Going back to Directions College, I loved the mentorship and encouragement I had from the very start! That has not stopped since I transitioned into the Student Support Service program.  Being involved in SSS, I have made friends who are always looking out for me, encouraging my dreams, and complimenting my hard work in everything, not just education.  This program will benefit anyone who allows themselves to apply the resources offered by SSS.  The program is focused on students and how they can become a better program for the students! I love SSS, and will forever be grateful for all the support given by the SSS staff!

Juan ('16) Major: International Studies & Spanish Studies

Juan transferred to the University of Southern Indiana in the fall of 2013 due to financial barriers and to pursue his dream of playing for a collegiate soccer team.  He was also encouraged to join the USI TRIO Student Support Services program to help him in his academic success. After transferring, Juan was able to join the SSS program where he was provided one-on-one personal, academic, and financial support. In the fall of 2016 he was awarded a $1,500 scholarship in the TRIO program. In addition, Juan was able to have his dreams come true when he was selected to play for the USI soccer team beginning in the spring of 2014, where he played for two seasons as their mid-fielder.

Jacob ('17) Major: Psychology & Minor: Social Work 

Student Support Services (SSS) has assisted me in more ways than I can describe. The faculty goes above and beyond to ensure that you are as successful as you can be in school and in your personal life. The staff in SSS helped me prepare for graduate school and assisted me with the application process. I honestly do not know where I would be at if it was not for them. The staff is amazing and even though I have graduated from USI, I know that I can still reach out to them whenever I need assistance with anything. SSS is more than just an organization, they are a family and I loved every experience with the organization. They made my college experience better than I could have expected. I so thoroughly enjoyed my time with SSS, that I became a mentor within the organization. This allowed me to network with my peers and to make lifelong friends. I highly endorse joining SSS and it will be one of the greatest decisions you will make while at USI!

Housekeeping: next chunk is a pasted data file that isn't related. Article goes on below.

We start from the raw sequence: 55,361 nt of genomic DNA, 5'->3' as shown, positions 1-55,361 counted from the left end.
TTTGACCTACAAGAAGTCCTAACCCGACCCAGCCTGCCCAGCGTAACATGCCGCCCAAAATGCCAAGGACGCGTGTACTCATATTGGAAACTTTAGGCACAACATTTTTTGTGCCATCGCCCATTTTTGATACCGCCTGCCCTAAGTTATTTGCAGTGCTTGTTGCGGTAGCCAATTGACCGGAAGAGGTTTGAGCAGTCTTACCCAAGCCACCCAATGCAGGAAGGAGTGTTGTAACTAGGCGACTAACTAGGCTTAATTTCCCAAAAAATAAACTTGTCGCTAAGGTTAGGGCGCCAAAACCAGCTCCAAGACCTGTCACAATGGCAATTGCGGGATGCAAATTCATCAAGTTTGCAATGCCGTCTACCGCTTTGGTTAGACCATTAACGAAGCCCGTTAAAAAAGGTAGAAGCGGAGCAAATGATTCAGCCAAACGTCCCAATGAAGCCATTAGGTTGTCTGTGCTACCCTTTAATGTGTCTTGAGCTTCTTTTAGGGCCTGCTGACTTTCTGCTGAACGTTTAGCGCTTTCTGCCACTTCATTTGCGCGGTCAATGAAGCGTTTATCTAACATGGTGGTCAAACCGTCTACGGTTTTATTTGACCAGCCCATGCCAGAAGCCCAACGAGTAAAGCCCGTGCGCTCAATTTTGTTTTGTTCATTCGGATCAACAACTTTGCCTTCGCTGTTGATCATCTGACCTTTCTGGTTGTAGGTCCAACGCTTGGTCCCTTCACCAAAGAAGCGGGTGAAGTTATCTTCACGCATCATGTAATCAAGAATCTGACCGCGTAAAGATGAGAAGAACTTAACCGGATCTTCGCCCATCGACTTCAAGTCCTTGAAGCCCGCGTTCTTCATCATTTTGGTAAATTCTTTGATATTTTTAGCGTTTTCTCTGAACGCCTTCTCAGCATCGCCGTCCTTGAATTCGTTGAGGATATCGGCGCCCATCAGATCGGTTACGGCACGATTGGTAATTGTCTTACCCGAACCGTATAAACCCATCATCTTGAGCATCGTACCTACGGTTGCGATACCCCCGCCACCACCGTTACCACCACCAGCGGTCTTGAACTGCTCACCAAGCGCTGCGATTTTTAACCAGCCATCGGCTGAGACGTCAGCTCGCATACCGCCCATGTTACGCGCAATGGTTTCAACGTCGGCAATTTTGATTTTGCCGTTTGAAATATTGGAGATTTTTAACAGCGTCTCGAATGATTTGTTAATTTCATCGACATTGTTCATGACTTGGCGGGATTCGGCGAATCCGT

Khiry ('18) Major: Sports Management & Minor: Marketing

His faculty mentors describe Khiry Cousert as a quiet leader, thoughtful and poised. Khiry admits that as a child, he was always thinking. He was so introspective in school that teachers suspected he might be bored. He was academically tested and promoted twice. The quiet boy flourished with more challenging coursework.

Being two-years-younger and smaller than everyone else on the Thea Bowman Leadership Academy football team, Khiry realized that he wasn’t going to have a career in professional football. But he was determined to make sports his career. “I figured if I couldn’t play, I could get as close as possible to sports,” said Khiry.

The bright sixteen-year-old from Hammond found many mentors at USI who utilized his natural thirst for knowledge and drive for success. Heather Bauer, director of Student Support Services knew that Khiry needed the financial resources to stay in school. She helped him find them. 

His marketing professors challenged his mind in the way he thought about sports management. The introspective student found that he was limiting the way he thought about a career in sports. “Until my first marketing class, I didn’t realize that almost everything about sports involves marketing. It opened my mind to a whole new way of thinking!”

Going into his junior year, he saw the need to develop his personal brand and start networking.  He turned to D’Angelo Taylor, assistant director of the Multicultural Center and was encouraged to join the Collegiate Men of Distinction and Alpha Phi Alpha Fraternity, Incorporated.

Quietly determined to follow his passion in sports, Khiry aspires to have a career working as a marketing coordinator for an athletic team on his way to becoming a majority stakeholder in a professional sports franchise.